Katherine Weber, Ph.D.

2012-2014 ACS Science Policy Fellow

Biography

Katherine Weber earned her Ph.D. in Genetics from the University of Cambridge in Spring 2012. Her doctoral research focused on the genetic basis of behaviour in the nematode C. elegans, a model organism for studying animal development. Katherine is the recipient of numerous awards, among them the Marshall Scholarship and the National Science Foundation Graduate Research Fellowship. She is excited to work on policy related to science education and its importance for U.S. international competitiveness in science and technology.

First Year Fellowship Report

As the first year of my ACS science policy fellowship draws to a close, I am struck both by how quickly the time has passed, and by how much I have gained from the experience. I am thankful to the ACS for giving me the opportunity to work here, and for extending that opportunity for the upcoming year. I am grateful, too, to my colleagues in the Office of Public Affairs (OPA) for their support and mentorship, for allowing me to do interesting and challenging work, and for giving me the freedom to develop my interests.

ACS covers a wide range of policy issues, and we partner and interact with many governmental and non-governmental organizations, including federal agencies, Congress, other scientific societies, universities, and our own members in academia and industry. I have found the uniquely broad vantage point with which my position in OPA has provided me to be extremely valuable. It is exciting and rewarding to work on a variety of topics, and in doing so to come to better understand both the policy landscape in that area, and the people and external forces that influence it. I’ve also found that my job opens doors: when others hear that I am a fellow, they are surprisingly willing to answer my questions about their job and the organization they represent, and to offer advice. Developing a network of colleagues, friends, and connections through my position has been both fun and useful.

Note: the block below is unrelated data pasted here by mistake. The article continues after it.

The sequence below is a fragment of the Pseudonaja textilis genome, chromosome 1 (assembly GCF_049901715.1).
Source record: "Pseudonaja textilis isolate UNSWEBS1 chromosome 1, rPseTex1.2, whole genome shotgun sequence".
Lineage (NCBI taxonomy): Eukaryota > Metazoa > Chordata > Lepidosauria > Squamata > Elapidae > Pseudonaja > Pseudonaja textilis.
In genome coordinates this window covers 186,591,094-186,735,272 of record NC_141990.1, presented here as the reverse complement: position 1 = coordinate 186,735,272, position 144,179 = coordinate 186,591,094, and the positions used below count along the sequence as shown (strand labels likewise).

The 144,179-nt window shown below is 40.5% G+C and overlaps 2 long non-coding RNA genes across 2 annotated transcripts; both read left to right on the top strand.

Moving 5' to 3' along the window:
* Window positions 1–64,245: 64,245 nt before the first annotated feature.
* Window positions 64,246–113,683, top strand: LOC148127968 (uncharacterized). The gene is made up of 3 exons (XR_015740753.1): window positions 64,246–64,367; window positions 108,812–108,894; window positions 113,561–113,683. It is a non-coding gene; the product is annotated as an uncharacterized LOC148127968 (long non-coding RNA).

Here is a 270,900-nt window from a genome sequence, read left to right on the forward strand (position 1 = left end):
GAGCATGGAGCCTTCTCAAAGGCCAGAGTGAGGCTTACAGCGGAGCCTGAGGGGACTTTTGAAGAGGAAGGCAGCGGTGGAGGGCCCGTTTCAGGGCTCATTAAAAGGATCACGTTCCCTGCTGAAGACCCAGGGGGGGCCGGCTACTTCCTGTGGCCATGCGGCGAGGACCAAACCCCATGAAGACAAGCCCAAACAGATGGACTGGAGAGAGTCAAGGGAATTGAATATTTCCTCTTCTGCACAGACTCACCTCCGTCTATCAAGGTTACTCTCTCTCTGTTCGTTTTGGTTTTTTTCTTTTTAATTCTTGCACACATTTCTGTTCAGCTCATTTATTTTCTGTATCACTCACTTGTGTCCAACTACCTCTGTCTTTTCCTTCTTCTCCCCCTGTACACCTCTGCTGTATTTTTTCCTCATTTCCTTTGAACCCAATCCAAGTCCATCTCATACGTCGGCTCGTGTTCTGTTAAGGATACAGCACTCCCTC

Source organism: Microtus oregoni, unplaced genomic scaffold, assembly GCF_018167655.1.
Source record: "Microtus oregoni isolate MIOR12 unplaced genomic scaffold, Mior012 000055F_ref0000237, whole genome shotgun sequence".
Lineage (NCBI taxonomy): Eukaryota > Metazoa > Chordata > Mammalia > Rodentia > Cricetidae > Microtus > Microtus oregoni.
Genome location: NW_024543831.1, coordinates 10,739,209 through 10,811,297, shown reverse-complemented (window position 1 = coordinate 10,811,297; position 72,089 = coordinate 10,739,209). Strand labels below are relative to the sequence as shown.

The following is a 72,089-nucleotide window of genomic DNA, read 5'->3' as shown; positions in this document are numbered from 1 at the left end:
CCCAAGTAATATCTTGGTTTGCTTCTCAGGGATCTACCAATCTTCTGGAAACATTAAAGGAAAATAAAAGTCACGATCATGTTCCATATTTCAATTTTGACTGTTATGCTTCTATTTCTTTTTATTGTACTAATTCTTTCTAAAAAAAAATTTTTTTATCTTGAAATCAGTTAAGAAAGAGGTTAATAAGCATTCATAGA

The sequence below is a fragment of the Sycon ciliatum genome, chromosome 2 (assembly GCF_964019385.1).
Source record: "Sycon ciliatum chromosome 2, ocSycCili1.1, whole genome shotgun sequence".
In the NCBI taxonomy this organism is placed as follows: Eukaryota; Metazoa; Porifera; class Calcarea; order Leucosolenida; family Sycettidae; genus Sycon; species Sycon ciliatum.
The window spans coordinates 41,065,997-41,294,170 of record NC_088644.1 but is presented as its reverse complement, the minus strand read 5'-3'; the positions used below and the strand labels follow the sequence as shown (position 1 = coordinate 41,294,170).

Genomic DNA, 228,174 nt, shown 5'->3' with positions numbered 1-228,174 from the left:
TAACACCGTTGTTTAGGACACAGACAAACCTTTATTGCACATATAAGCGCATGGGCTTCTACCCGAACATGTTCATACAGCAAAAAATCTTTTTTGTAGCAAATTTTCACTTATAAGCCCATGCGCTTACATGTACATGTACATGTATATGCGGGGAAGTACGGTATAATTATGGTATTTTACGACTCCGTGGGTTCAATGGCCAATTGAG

When I wrote a fellowship report this past March, I had just passed the stage of information overload. I had begun to feel comfortable with the range of policy issues covered by ACS and the mechanisms we use to cover them, with the composition and interests of our members, with the federal agencies that we follow, with the workings of Congress (and in particular of the budget), and with the ways in which I could make effective contributions to OPA. I want to be clear that I still have a lot to learn – but I now feel I’m in a position to learn it more efficiently. In that sense, the second half of this year has been even more valuable than the first, and I look forward to continuing to use and expand my skills and knowledge in my second year.

My fellowship so far has focused on federal relations and analysis of the federal budget, green chemistry and innovation, general ACS policy development and prioritization, and assisting with responses to other issues as they arise.

Through my federal relations work, I have gained a much deeper appreciation for the breadth of research funded by U.S. federal agencies, for the structures and cultures of individual agencies, and for the federal offices and programs that fund chemistry. I have attended numerous federal advisory council meetings, which provide OPA with information to inform our advocacy and policy work, and which are an opportunity to strengthen the connection between federal agencies and ACS. During the ACS legislative summit, I organized visits for members of CCPA and the ACS Board with senior agency officials, and accompanied a group of members on those visits. My knowledge of the Department of Energy meant that I understood the practical implications when the DOE’s new Secretary, Ernest Moniz, announced that he was reorganizing the department. At a meeting of the Federal Interagency Chemistry Roundtable (FICR), I heard about the work of multiple agencies on an important topic for ACS and for my independent project, green chemistry, and I left with a better understanding of one mechanism by which multiple federal agencies attempt to coordinate their efforts.